Protein splicing is a post-translational process by which an intein catalyzes its own excision from flanking polypeptides, or exteins, concomitant with extein ligation. Many inteins have nested homing endonuclease domains that facilitate their propagation into intein-less alleles, whereas other inteins lack the homing endonuclease (HEN) and are called mini-inteins. The mini-intein that interrupts the DNA PolII of Pyrococcus horikoshii has a linker region in place of the HEN domain that is shorter than the linker in a closely related intein from Pyrococcus abyssi. The P. horikoshii PolII intein requires a higher temperature for catalytic activity and is more stable to digestion by the thermostable protease thermolysin, suggesting that it is more rigid than the P. abyssi intein.
Fig: (a) The process of protein splicing and splicing side-reactions and (b) Comparison of intein sequences. (a) Protein splicing is facilitated by an intein, an intervening protein that interrupts the N-extein and C-extein. Splicing results in the ligation of the N-extein and C-extein and excision of the intein. Thiolysis or hydrolysis of the thioester formed in either steps 1 or 2 of splicing can result in N-terminal cleavage if the third step of splicing is blocked by mutation. Premature cyclization of the C-terminal Gln or Asn of the intein (step 3 of splicing), uncoupled from steps 1 or 2, can result in C-terminal cleavage. (b) A sequence comparison of the DNA PolII inteins from Pyrococcus abyssi (Pab) andPyrococcus horikoshii (Pho). The EMBOSS water tool was used to align the inteins. Identical residues are marked with a pipe and similar residues are marked with a colon. Intein blocks A and B make up the N-terminal segment of the active site, and blocks F and G make up the C-terminal segment of the active site. Blocks C, D, and E are missing as both inteins are so-called “mini-inteins” that have an NCR in place of a homing endonuclease domain.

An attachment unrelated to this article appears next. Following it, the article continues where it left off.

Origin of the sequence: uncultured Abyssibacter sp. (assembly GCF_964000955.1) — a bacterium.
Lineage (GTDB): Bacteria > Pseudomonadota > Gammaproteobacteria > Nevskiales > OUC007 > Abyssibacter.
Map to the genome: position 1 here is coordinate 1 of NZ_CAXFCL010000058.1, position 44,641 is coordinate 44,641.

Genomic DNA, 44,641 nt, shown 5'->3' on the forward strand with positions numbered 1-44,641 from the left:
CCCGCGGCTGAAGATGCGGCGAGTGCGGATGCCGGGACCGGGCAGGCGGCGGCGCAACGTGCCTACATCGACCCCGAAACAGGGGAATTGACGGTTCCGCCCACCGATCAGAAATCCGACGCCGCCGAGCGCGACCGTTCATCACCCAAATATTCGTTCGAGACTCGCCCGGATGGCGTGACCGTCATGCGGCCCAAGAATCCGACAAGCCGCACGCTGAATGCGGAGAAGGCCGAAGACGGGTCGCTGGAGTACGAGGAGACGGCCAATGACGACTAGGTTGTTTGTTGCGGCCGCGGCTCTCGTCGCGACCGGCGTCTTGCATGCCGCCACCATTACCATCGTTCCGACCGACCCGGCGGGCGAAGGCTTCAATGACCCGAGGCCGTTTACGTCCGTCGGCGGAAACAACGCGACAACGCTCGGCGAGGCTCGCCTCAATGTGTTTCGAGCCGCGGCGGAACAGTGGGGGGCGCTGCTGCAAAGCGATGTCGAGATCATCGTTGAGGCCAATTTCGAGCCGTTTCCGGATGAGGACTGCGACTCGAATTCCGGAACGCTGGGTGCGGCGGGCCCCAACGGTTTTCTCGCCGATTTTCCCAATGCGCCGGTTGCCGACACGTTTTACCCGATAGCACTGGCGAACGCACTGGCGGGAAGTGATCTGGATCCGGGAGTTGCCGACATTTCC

We solved a crystal structure of the intein precursor that revealed a domain-swapped dimer. Inteins found as domain swapped dimers have been shown to promote intein-mediated protein alternative splicing, but the solved P. horikoshii PolII intein structure has an active site unlikely to be catalytically competent.
Williams, J.E., Jaramillo, M.V., Li, Z. et al. An alternative domain-swapped structure of the Pyrococcus horikoshii PolII mini-intein. Sci Rep 11, 11680 (2021). https://doi.org/10.1038/s41598-021-91090-w